'Paul Pogba fee would be huge amount'
Juventus' general manager Beppe Marotta admits the club face a fight to keep Paul Pogba, but says if the France international is to leave this summer the price tag would be "huge."
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The 21-year-old could become one of the hottest commodities on the transfer market this summer with Paris Saint-Germain leading the race to lure him back to France.
His contract still has two years left to run and the Bianconeri are keen on negotiating an extension, although talks will not commence until after they reach their objectives for the season, with the club top of Serie A and in the semifinals of the Europa League.
The midfielder is expected to play a part for France at this summer's World Cup after guiding the under-20s to victory in their version of the tournament last year.
If Pogba does well in Brazil, and then fails to agree on improved terms in Turin, Marotta has an acceptable transfer value in mind.
"Given his age and the quality he's got, it's only obvious that a lot of clubs find him appetising," he told Mediaset. "It would be worse if people were saying bad things about him.
“If we were to compare him to other players who were transferred during the last transfer market, then he's worth a huge amount, if you consider what was spent on inferior players."
That would suggest a multi-million euro asking fee for a player Juve signed on a free transfer from Manchester United just two summers ago.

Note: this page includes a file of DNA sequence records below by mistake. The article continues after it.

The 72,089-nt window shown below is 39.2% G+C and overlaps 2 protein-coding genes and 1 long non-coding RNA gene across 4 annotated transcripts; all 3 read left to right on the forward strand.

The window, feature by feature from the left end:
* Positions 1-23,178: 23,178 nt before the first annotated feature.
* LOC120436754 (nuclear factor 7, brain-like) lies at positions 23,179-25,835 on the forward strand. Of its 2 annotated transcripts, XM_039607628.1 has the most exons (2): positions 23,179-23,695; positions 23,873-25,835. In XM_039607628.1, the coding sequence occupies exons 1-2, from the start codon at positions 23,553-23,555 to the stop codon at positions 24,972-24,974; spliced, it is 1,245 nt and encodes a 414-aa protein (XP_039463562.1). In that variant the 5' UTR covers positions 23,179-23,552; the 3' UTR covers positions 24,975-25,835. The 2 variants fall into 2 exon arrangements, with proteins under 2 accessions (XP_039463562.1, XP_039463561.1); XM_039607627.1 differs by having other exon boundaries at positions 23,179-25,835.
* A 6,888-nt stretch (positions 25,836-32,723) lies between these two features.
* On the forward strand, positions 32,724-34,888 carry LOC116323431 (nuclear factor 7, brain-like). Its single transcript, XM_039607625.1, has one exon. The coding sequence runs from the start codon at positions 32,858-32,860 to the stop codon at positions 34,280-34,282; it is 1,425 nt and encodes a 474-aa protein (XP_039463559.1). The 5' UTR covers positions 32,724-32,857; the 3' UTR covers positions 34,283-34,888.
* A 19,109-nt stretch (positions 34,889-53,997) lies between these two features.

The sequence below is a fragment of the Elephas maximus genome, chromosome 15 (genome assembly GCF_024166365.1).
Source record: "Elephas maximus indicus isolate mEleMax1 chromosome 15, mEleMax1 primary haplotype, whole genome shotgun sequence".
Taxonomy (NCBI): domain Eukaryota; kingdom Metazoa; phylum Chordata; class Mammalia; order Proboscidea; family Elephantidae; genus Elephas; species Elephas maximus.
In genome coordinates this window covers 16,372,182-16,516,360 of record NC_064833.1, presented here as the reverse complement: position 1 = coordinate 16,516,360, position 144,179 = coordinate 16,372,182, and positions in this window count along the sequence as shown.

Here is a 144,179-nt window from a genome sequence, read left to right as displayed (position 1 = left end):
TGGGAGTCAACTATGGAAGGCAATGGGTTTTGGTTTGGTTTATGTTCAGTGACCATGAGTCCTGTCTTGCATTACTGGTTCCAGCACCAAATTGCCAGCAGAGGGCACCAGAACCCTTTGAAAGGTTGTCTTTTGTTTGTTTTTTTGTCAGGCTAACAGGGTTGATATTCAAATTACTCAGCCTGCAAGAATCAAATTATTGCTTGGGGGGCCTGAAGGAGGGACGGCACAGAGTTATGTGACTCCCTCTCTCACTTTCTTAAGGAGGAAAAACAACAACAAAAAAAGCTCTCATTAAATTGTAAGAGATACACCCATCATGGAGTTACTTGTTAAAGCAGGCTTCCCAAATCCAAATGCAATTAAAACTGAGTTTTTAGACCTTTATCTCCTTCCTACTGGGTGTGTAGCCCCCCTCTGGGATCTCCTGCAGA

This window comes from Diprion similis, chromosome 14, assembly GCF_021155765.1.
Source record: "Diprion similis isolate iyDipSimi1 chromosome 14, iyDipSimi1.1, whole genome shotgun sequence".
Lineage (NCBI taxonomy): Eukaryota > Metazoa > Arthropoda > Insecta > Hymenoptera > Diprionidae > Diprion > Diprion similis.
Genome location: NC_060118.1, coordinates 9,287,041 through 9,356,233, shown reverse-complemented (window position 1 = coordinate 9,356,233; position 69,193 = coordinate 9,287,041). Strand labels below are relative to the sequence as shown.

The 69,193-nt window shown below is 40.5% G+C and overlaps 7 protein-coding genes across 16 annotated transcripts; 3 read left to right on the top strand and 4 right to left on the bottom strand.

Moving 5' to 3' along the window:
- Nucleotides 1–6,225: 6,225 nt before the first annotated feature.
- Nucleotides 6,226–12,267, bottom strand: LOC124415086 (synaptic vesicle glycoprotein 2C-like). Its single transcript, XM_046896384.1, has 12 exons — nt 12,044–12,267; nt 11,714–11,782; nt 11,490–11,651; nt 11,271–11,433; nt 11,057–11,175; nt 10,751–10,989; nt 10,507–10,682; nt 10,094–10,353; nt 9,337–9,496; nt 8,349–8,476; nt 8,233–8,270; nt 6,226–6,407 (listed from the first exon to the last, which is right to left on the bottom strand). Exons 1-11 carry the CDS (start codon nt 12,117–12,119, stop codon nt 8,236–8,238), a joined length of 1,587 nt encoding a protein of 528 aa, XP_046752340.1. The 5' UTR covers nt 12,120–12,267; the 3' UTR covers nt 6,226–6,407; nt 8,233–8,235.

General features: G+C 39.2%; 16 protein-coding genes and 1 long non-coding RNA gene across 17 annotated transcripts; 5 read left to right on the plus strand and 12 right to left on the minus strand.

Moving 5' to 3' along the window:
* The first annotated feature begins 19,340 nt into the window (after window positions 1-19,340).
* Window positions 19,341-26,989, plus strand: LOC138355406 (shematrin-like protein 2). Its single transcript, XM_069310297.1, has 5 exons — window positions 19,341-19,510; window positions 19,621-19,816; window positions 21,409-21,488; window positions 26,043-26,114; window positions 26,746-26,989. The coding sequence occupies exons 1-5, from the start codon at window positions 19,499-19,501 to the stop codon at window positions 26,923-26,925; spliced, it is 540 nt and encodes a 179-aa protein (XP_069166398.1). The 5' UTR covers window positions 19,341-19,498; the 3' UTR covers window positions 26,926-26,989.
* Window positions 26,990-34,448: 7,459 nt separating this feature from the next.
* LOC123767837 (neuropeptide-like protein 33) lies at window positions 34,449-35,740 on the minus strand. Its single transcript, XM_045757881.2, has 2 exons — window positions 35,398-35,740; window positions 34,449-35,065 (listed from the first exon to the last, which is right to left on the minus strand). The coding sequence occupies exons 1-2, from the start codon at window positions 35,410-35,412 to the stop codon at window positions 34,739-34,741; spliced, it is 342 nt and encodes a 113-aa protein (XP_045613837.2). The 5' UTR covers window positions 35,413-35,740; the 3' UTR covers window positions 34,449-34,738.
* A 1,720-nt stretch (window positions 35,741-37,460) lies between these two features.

Pogba, however, is not letting the speculation surrounding his future get to him, and remains intent on leading the charge for two trophies next month.
"I want to win the Europa League," he said after Thursday night's 2-1 defeat to Benfica in the first leg of their semifinal tie.
"We're going to need a great second leg to do that now. We played a good game, but the result does not reward us for it. Let's see how things go in our own place next week. Benfica are very strong, but we're dangerous."
Marotta believes victory in the Europa League could be a springboard to success in the Champions League next season, just like Chelsea and Atletico Madrid -- the last two winners of Europe's second club competition -- are showing this term.
"If you do well in the Europa League, it sets you up well for the Champions League," Marotta said. "Just look at Atletico and Chelsea. We're growing and we want to return to being competitive -- to do justice to Juve.
"Real [Madrid] and Bayern [Munich] have shown how high the level is, but we believe we can make it and we're setting ourselves up for an honourable Champions League campaign next year."